Source:
The State (NoCar F 251 S77), Vol. 7 Issue 32, Jan 1940, p1, 18, por
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Record #:
23431
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Abstract:
Thomas Hezekiah Mix was born in Cameron County, PA, in 1880. It was not until 1904 that he headed west to try his hand as a cowboy. At the St. Louis World Fair, Mix met Will Rogers and they would remain friends for life. Mix had dedicated himself to fine-tuning his rodeo skills. In 1910, he began his movie career when he was hired along with Hoot Gibson to appear in a western. Mix would go on to appear in between 300 and 400 films and to become the first actor to promote his horse as a star. Tom Mix was a \"straight-shooting, non-drinking, non-smoking, non-swearing\" cowboy who set an example for children and adult Wild West fans. Tom Mix came to Greenville on December 1, 1933, and on October 8, 1936. He died in an automobile accident in 1940 at the age of sixty.
Record #:
23435
Author(s):
Abstract:
Will Rogers (1879 - 1935), the cowboy humorist, came to Greenville on April 6, 1926, and gave two performances to 5,000 fans. Rogers was born on a cattle ranch in Oklahoma. He later joined a Wild West show as a trick roper and entered the Guinness Book of World Records for throwing three lassos at once. Rogers toured the world, wrote a syndicated news column and six books, appeared in 50 silent films and 21 talking movies, and was a popular radio personality. He died at the age of 55 when his plane crashed in Alaska.
Record #:
27771
Author(s):
Abstract:
Andy Griffith passed away at his Roanoke Island home on Tuesday. Members of North Carolina’s arts community share their thoughts about the actor. Allan Gurganus, Clyde Edgerton, Eddie Huffman, George Holt, Mike Dillon, and Art Menius share their thoughts on Griffith’s character, talent, and impact on the state of North Carolina.
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Record #:
28109
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Abstract:
The Southern Documentary Fund of Durham encourages documentary media projects made within or about the American South. The group serves to help fundraising to support documentary projects and is celebrating its five year anniversary. The group is looking to expand by creating a network for documentary artists to access production resources and distribute their films. Also in the article on film are updates of the Full Frame Documentary Festival and the death of actor Heath Ledger.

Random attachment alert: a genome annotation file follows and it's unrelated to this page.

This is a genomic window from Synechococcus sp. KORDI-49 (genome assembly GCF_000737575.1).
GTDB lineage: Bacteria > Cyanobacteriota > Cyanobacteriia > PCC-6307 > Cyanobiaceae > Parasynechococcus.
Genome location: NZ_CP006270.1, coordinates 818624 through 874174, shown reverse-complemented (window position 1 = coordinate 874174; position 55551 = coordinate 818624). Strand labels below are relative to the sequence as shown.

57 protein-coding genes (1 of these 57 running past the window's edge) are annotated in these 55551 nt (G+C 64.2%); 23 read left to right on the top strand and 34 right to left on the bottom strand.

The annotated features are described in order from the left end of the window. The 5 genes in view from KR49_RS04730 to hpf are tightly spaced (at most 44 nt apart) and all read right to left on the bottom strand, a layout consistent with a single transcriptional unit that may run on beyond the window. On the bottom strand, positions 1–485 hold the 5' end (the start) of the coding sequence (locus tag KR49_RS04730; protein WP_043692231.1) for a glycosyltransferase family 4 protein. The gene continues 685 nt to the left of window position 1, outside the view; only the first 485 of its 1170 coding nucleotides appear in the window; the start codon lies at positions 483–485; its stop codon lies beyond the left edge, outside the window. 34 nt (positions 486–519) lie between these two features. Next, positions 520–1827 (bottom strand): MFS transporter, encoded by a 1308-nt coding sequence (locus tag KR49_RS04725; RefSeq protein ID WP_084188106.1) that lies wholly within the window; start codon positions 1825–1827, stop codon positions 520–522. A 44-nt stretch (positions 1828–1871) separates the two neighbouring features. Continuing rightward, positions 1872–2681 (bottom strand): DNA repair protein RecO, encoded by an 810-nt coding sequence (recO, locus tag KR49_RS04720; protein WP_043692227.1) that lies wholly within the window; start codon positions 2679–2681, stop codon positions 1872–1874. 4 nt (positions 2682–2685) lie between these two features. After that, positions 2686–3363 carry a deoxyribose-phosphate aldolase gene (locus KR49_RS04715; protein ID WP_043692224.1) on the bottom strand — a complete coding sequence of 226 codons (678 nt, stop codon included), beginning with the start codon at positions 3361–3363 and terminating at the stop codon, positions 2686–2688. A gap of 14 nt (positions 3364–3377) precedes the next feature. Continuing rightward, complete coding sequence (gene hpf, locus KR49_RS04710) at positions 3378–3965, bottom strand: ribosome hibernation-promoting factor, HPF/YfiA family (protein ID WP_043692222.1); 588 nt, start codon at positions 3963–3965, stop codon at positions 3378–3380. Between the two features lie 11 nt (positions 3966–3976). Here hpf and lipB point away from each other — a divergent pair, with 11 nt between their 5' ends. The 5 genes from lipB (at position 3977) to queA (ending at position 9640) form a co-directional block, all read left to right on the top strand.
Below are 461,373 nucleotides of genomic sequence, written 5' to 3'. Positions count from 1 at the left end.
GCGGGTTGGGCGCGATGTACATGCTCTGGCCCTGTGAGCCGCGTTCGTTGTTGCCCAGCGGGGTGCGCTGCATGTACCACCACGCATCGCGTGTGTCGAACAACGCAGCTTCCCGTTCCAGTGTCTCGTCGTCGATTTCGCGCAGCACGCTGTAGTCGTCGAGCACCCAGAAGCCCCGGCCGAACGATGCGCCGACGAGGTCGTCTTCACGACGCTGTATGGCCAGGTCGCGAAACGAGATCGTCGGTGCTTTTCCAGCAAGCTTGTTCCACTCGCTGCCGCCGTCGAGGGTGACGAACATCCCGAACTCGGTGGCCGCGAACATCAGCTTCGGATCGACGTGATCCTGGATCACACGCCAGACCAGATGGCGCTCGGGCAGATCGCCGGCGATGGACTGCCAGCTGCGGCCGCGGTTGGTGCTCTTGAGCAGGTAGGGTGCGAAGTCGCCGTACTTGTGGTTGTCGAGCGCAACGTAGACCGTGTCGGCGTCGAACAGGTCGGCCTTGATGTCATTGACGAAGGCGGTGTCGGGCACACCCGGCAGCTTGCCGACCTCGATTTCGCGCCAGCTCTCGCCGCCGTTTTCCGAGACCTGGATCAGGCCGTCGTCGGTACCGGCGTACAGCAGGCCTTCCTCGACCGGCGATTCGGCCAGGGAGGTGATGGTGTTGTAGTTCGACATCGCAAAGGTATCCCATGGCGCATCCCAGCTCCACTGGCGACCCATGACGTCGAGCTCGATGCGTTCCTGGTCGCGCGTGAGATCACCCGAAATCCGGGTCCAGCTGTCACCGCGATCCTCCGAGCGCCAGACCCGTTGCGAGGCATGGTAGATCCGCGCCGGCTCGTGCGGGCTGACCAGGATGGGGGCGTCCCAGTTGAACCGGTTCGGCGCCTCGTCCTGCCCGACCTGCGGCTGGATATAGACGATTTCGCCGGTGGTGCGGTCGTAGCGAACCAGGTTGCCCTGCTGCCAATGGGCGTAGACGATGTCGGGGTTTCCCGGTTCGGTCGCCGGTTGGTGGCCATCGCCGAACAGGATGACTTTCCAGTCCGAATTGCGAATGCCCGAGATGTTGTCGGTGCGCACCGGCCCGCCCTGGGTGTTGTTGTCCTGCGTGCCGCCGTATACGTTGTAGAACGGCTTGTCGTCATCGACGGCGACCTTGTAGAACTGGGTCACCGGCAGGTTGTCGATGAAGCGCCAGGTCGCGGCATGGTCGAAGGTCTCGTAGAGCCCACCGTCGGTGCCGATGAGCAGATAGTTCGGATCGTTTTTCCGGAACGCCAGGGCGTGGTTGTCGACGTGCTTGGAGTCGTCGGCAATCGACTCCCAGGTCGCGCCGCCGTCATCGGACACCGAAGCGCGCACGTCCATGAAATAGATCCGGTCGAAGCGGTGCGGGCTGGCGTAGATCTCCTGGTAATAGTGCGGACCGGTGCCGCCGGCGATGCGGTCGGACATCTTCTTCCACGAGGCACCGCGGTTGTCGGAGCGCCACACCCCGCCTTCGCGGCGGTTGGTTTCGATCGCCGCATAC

Source:
Independent Weekly (NoCar Oversize AP 2 .I57 [volumes 13 - 23 on microfilm]), Vol. 25 Issue 5, January 2008, p47 Periodical Website
Record #:
23017
Author(s):
Abstract:
Kammerer gives a small compendium of the known films about or made in Pitt County and several local actors. The first known film was a silent romance movie from 1918 entitled “Stroke of Twelve,” filmed entirely in Greenville. In 1925, there was a movie made of Greenville entitled “Who’s Who in Greenville.” In 1927 there was a movie made of the Greenville Tobacco market and in 1941, there was another movie entitled “Greenville On The Screen.” In 1947, there was a locally made film, “Pitch A Boogie Woogie” with an all-black cast and in 1966, Pitt County was the backdrop for several “B” movies. There were two local movie stars, Lath Morris and Kathryn Youngblood, who starred in several films.
Record #:
23372
Author(s):
Abstract:
Born in Tekamah, NE, Edmund Richard Gibson learned how to ride a horse at a young age. Because of his interest in hunting owls, he was nicknamed "Hoot." He joined the circus at age thirteen and was stranded in Colorado. He worked as a cowpuncher until 1910, when a film director hired him for a short silent film. He competed in rodeos while he appeared in two other films. In 1912 he won the World’s All-Around Champion Cowboy award. He then began to appear as a stunt double for such stars as Harry Carey. He did a short stint in the Army during WWI but returned in 1919 to become a major western movie star. He went on to appear in more westerns than any other Hollywood movie star and received a star on the Hollywood Walk of Fame. Hoot Gibson came to Greenville on October 3, 1937, with the Hagenbeck-Wallace railroad circus. He died of cancer in 1965.